The largest union of Sonoma County government employees ended its three-day strike Thursday, concluding a raucous and vibrant labor protest centered in Santa Rosa that union representatives hoped would advance their interests in contract talks under way with the county.
Officials with Service Employees International Union Local 1021 said they hoped to help convince the Board of Supervisors and County Administrator Veronica Ferguson to enact pay increases and contribute more to their health coverage.
“We’re not trying to be greedy — the county is recovering financially, and we’re struggling,” said Omar Medina, a county eligibility worker who is also on the union’s bargaining team. “We gave up so much during times of austerity.”
The union represents 2,200 rank-and-file county employees and accounts for about half the county’s 4,100-member workforce.
County officials said 1,200 SEIU-affiliated employees did not show up to work on Thursday while union representatives estimated that a total of 2,000 members and their supporters wearing purple marched and carried picket signs throughout the county, the peak turnout for the three-day protest.
The union is pressing for an 8 percent pay increase over two years, in addition to greater county contributions to cover the cost of employee health care. County officials said they’ve offered employees a 4 percent increase in total compensation — including pay and benefits — over 21 months.
The county’s offer didn’t change on Wednesday, when union negotiators met amid the strike with the county’s bargaining team for the 22nd time in four months in an attempt to hammer out a deal. The county offered a new one-time payment of $475 per employee to entice union members to ratify a new contract, according to union representatives, who said they rejected the offer.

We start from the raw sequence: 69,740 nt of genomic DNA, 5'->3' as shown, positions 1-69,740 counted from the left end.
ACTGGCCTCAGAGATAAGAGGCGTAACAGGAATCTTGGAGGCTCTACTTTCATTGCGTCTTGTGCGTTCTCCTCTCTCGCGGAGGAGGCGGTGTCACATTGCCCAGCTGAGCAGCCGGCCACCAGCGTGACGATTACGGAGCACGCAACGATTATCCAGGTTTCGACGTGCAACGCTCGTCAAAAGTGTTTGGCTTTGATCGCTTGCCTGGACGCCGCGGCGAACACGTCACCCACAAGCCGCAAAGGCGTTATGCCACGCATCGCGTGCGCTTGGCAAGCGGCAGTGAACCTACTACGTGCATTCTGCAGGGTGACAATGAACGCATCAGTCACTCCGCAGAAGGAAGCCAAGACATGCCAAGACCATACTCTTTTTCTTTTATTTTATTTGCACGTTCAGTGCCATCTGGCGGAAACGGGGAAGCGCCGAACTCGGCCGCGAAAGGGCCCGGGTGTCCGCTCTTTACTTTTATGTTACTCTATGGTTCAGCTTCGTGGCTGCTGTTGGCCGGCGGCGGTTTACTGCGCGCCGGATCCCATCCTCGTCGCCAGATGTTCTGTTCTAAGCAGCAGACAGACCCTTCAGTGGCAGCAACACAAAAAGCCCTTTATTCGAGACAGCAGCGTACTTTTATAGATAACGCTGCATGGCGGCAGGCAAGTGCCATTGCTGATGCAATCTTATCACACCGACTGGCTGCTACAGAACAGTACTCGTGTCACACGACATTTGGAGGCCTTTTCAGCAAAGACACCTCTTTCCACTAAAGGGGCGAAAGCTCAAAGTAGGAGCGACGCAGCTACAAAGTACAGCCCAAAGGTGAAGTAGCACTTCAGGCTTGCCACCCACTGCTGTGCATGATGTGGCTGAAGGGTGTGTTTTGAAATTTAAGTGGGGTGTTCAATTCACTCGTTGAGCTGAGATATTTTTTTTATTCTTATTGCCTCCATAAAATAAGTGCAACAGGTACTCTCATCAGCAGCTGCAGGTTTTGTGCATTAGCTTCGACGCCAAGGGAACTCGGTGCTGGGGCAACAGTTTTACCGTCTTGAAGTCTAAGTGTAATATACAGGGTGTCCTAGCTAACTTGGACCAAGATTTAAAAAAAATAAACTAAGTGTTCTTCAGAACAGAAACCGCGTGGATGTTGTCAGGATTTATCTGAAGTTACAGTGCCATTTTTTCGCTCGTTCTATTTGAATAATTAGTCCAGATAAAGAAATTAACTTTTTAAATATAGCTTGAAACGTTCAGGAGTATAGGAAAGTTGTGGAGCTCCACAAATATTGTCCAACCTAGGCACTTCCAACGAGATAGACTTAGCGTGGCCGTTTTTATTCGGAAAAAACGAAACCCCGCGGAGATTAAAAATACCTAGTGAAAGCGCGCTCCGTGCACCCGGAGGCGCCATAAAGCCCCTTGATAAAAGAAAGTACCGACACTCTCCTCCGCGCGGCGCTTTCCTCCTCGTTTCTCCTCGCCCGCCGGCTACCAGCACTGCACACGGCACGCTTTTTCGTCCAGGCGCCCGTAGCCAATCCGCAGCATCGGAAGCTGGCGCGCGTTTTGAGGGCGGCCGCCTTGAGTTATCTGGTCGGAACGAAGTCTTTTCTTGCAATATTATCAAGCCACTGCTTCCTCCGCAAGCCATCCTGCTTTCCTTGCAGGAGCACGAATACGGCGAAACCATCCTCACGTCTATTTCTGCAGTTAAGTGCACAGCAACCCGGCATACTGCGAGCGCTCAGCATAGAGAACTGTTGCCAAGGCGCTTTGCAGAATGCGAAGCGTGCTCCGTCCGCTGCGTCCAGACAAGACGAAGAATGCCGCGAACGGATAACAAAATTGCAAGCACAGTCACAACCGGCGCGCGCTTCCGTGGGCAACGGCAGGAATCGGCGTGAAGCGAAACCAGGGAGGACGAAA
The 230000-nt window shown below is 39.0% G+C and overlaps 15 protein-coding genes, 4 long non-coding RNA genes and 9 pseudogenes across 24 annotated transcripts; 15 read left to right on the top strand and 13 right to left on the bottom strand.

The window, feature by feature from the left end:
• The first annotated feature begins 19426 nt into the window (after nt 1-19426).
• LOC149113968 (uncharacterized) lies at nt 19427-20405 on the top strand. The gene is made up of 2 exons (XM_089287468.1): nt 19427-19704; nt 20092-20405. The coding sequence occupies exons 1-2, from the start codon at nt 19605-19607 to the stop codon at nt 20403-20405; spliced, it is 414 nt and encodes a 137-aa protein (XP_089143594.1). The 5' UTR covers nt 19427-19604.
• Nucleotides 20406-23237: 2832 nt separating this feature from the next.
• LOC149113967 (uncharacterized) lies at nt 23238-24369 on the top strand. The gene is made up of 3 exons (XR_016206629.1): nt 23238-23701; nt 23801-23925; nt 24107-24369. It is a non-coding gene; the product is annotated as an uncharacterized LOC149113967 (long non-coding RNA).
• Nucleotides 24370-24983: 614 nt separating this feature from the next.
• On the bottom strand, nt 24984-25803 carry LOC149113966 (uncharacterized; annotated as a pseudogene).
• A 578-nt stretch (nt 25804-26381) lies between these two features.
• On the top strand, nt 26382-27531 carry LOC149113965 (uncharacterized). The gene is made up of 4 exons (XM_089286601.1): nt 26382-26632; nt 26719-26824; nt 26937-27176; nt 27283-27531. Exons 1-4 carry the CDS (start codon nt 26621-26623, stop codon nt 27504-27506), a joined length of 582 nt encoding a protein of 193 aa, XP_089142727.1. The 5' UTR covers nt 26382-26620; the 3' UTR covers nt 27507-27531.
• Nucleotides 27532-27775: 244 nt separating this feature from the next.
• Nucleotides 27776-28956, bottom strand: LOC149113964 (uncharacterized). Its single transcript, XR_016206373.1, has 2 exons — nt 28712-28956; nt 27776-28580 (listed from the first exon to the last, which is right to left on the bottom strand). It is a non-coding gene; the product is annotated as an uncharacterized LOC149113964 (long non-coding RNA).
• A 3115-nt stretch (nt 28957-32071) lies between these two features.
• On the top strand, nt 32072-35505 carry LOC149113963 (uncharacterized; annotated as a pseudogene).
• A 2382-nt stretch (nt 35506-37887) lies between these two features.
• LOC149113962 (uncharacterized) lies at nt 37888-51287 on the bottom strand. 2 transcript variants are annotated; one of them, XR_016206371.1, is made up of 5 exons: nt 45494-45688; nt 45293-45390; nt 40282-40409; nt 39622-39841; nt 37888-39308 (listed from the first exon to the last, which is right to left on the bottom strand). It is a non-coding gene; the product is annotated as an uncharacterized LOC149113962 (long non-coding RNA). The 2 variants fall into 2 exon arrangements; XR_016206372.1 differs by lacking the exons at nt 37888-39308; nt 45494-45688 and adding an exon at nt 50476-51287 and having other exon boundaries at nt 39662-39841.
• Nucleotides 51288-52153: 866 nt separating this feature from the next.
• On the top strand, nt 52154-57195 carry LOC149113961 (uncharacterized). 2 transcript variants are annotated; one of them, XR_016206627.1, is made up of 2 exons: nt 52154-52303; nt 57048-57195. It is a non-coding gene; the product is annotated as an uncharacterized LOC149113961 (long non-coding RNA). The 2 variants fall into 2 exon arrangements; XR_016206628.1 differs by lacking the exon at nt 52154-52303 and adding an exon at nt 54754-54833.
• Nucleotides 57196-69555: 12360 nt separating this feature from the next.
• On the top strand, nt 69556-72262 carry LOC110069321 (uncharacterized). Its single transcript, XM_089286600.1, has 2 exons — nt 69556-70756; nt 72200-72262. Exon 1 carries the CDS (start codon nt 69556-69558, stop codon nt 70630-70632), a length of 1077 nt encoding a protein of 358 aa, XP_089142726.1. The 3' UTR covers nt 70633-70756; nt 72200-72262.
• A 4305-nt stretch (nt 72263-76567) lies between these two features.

The two sides are set to resume negotiations Friday. Members of the union’s bargaining team said they have not ruled out another strike if there isn’t movement from the county. County officials said they are still evaluating their next steps.
“We are committed to the process and continue to put forth proposals related to the county and SEIU’s shared interests related to health care, employee salaries and other elements of total compensation at each bargaining session,” said county spokeswoman Rebecca Wachsberg.
The strike and related staffing shortages reduced public services at a number of county departments. The Human Services Department, which handles a broad range of social aid programs, experienced the greatest impact. About 512 of the department’s 736 SEIU-affiliated employees did not show up for work Thursday and the agency was forced to turn away more than half of people seeking enrollment in public assistance, such as food stamps and Medi-Cal, according to county officials. An estimated 1,110 people would have called to enroll in public benefits through a phone assistance center during the strike, officials said.
“It’s a big number — we had to close down all of our phone lines for all three days,” said Karen Fies, the department’s assistant director. “We are very concerned about those impacts. Our goal is to provide excellent customer service and we’ve not been able to provide all of our regular services.”
Fies said managers and other staff filled in on frontline positions and the department triaged emergency cases dealing with child and elder abuse.
County health officials said they also had to cut services and delay appointments in mental health and in-home nursing programs. Out of the department’s 198 SEIU-affiliated employees, 115 did not show up to work Thursday.